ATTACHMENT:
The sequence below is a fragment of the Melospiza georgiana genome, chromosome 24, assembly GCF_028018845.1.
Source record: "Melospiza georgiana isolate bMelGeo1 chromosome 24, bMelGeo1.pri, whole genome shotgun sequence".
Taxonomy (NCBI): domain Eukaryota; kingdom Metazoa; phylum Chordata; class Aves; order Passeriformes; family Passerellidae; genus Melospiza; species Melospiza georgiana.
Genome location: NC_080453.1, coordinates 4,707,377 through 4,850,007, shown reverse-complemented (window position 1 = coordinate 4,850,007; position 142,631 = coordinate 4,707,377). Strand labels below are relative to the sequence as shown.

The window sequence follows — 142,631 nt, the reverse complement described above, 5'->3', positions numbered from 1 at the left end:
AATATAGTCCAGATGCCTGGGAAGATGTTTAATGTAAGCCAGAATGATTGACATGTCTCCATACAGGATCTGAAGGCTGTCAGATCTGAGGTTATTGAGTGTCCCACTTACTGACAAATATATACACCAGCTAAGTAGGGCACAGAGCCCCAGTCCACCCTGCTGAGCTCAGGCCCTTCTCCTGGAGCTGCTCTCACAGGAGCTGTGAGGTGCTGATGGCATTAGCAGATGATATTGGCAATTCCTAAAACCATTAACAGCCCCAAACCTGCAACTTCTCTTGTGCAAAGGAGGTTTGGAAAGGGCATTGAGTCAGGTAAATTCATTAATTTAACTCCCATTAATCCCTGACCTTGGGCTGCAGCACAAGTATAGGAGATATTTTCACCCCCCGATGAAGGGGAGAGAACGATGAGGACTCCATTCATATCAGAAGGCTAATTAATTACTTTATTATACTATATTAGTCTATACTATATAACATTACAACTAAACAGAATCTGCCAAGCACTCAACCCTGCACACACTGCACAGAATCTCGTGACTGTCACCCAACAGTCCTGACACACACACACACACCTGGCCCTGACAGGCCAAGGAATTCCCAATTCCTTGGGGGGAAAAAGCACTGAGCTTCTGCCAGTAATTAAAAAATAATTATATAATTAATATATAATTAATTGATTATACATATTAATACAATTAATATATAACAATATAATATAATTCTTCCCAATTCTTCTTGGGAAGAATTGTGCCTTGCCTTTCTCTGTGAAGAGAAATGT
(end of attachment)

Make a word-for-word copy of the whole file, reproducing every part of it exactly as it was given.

The sequence below is a fragment of the Melospiza georgiana genome, chromosome 24, assembly GCF_028018845.1.
Source record: "Melospiza georgiana isolate bMelGeo1 chromosome 24, bMelGeo1.pri, whole genome shotgun sequence".
Taxonomy (NCBI): domain Eukaryota; kingdom Metazoa; phylum Chordata; class Aves; order Passeriformes; family Passerellidae; genus Melospiza; species Melospiza georgiana.
Genome location: NC_080453.1, coordinates 4,707,377 through 4,850,007, shown reverse-complemented (window position 1 = coordinate 4,850,007; position 142,631 = coordinate 4,707,377). Strand labels below are relative to the sequence as shown.

The window sequence follows — 142,631 nt, the reverse complement described above, 5'->3', positions numbered from 1 at the left end:
AATATAGTCCAGATGCCTGGGAAGATGTTTAATGTAAGCCAGAATGATTGACATGTCTCCATACAGGATCTGAAGGCTGTCAGATCTGAGGTTATTGAGTGTCCCACTTACTGACAAATATATACACCAGCTAAGTAGGGCACAGAGCCCCAGTCCACCCTGCTGAGCTCAGGCCCTTCTCCTGGAGCTGCTCTCACAGGAGCTGTGAGGTGCTGATGGCATTAGCAGATGATATTGGCAATTCCTAAAACCATTAACAGCCCCAAACCTGCAACTTCTCTTGTGCAAAGGAGGTTTGGAAAGGGCATTGAGTCAGGTAAATTCATTAATTTAACTCCCATTAATCCCTGACCTTGGGCTGCAGCACAAGTATAGGAGATATTTTCACCCCCCGATGAAGGGGAGAGAACGATGAGGACTCCATTCATATCAGAAGGCTAATTAATTACTTTATTATACTATATTAGTCTATACTATATAACATTACAACTAAACAGAATCTGCCAAGCACTCAACCCTGCACACACTGCACAGAATCTCGTGACTGTCACCCAACAGTCCTGACACACACACACACACCTGGCCCTGACAGGCCAAGGAATTCCCAATTCCTTGGGGGGAAAAAGCACTGAGCTTCTGCCAGTAATTAAAAAATAATTATATAATTAATATATAATTAATTGATTATACATATTAATACAATTAATATATAACAATATAATATAATTCTTCCCAATTCTTCTTGGGAAGAATTGTGCCTTGCCTTTCTCTGTGAAGAGAAATGT